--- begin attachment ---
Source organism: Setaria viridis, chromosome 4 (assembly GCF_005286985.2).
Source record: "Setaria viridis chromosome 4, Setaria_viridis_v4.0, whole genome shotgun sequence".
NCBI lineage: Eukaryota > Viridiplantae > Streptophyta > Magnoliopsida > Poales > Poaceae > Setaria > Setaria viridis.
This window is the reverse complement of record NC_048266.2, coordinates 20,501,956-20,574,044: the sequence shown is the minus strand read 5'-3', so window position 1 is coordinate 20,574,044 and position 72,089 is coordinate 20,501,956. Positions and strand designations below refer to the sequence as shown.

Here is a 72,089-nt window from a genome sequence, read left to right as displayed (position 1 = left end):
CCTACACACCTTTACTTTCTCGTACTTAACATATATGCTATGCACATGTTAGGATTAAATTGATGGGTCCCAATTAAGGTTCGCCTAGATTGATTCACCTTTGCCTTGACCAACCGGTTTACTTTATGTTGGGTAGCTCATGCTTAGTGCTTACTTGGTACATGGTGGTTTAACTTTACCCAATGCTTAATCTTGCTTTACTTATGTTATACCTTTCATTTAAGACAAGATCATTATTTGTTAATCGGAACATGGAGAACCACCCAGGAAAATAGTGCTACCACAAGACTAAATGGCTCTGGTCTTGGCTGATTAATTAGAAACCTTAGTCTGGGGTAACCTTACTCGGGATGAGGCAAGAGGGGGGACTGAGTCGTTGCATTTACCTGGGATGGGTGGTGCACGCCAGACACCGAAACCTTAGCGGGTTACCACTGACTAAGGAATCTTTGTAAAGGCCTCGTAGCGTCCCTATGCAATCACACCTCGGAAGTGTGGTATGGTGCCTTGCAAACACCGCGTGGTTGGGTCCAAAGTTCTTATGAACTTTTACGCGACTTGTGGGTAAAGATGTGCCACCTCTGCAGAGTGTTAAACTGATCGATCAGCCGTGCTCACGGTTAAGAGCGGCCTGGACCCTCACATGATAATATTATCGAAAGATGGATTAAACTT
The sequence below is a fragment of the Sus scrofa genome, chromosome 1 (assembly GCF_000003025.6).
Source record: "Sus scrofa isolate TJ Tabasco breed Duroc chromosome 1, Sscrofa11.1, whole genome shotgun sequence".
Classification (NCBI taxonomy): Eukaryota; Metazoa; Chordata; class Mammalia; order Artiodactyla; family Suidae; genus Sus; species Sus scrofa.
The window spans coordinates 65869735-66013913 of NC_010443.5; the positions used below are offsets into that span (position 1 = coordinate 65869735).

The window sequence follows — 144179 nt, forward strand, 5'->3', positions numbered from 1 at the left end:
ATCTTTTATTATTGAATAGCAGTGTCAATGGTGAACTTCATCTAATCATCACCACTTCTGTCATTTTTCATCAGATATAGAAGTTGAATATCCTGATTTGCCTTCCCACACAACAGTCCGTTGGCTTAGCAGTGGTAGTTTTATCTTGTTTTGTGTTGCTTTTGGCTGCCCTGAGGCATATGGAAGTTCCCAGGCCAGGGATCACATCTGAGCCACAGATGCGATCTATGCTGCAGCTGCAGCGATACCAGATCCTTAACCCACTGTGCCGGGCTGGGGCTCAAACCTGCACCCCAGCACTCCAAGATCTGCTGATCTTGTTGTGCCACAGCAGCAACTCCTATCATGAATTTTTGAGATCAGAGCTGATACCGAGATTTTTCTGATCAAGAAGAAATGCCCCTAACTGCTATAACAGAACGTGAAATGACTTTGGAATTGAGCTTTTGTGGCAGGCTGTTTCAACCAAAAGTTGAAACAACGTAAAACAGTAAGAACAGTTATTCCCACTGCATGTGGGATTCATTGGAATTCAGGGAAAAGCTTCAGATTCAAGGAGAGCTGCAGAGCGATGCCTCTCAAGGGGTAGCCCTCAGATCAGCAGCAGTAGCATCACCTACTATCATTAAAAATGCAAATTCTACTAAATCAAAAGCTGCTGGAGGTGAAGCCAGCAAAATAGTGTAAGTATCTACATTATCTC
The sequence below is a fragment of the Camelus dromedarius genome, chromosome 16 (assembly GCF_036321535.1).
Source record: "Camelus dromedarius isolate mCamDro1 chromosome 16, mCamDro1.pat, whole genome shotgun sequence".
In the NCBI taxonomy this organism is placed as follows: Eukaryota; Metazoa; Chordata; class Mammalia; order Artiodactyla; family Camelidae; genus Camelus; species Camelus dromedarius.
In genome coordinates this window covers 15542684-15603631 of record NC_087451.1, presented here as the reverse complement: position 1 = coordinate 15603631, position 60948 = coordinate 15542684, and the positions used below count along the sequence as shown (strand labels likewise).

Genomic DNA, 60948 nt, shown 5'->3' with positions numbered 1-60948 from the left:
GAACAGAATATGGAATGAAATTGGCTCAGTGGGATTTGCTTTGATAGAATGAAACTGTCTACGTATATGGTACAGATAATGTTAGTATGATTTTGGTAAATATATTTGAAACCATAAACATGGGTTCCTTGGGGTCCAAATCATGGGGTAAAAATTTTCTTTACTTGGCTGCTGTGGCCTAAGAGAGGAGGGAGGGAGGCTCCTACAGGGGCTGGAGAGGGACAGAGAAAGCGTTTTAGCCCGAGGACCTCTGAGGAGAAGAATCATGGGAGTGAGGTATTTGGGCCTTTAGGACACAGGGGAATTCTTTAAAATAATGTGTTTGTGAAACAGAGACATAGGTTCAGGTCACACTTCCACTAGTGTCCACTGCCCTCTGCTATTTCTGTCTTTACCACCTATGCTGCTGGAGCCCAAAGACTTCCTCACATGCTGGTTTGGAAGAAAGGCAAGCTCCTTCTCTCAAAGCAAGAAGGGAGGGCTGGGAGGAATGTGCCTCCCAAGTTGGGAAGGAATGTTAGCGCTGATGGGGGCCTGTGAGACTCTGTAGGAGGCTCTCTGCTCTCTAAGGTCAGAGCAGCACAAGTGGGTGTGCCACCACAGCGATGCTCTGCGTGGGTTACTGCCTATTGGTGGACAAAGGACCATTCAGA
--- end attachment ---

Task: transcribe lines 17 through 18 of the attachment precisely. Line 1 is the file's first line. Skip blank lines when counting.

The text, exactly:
Genomic DNA, 60948 nt, shown 5'->3' with positions numbered 1-60948 from the left:
GAACAGAATATGGAATGAAATTGGCTCAGTGGGATTTGCTTTGATAGAATGAAACTGTCTACGTATATGGTACAGATAATGTTAGTATGATTTTGGTAAATATATTTGAAACCATAAACATGGGTTCCTTGGGGTCCAAATCATGGGGTAAAAATTTTCTTTACTTGGCTGCTGTGGCCTAAGAGAGGAGGGAGGGAGGCTCCTACAGGGGCTGGAGAGGGACAGAGAAAGCGTTTTAGCCCGAGGACCTCTGAGGAGAAGAATCATGGGAGTGAGGTATTTGGGCCTTTAGGACACAGGGGAATTCTTTAAAATAATGTGTTTGTGAAACAGAGACATAGGTTCAGGTCACACTTCCACTAGTGTCCACTGCCCTCTGCTATTTCTGTCTTTACCACCTATGCTGCTGGAGCCCAAAGACTTCCTCACATGCTGGTTTGGAAGAAAGGCAAGCTCCTTCTCTCAAAGCAAGAAGGGAGGGCTGGGAGGAATGTGCCTCCCAAGTTGGGAAGGAATGTTAGCGCTGATGGGGGCCTGTGAGACTCTGTAGGAGGCTCTCTGCTCTCTAAGGTCAGAGCAGCACAAGTGGGTGTGCCACCACAGCGATGCTCTGCGTGGGTTACTGCCTATTGGTGGACAAAGGACCATTCAGA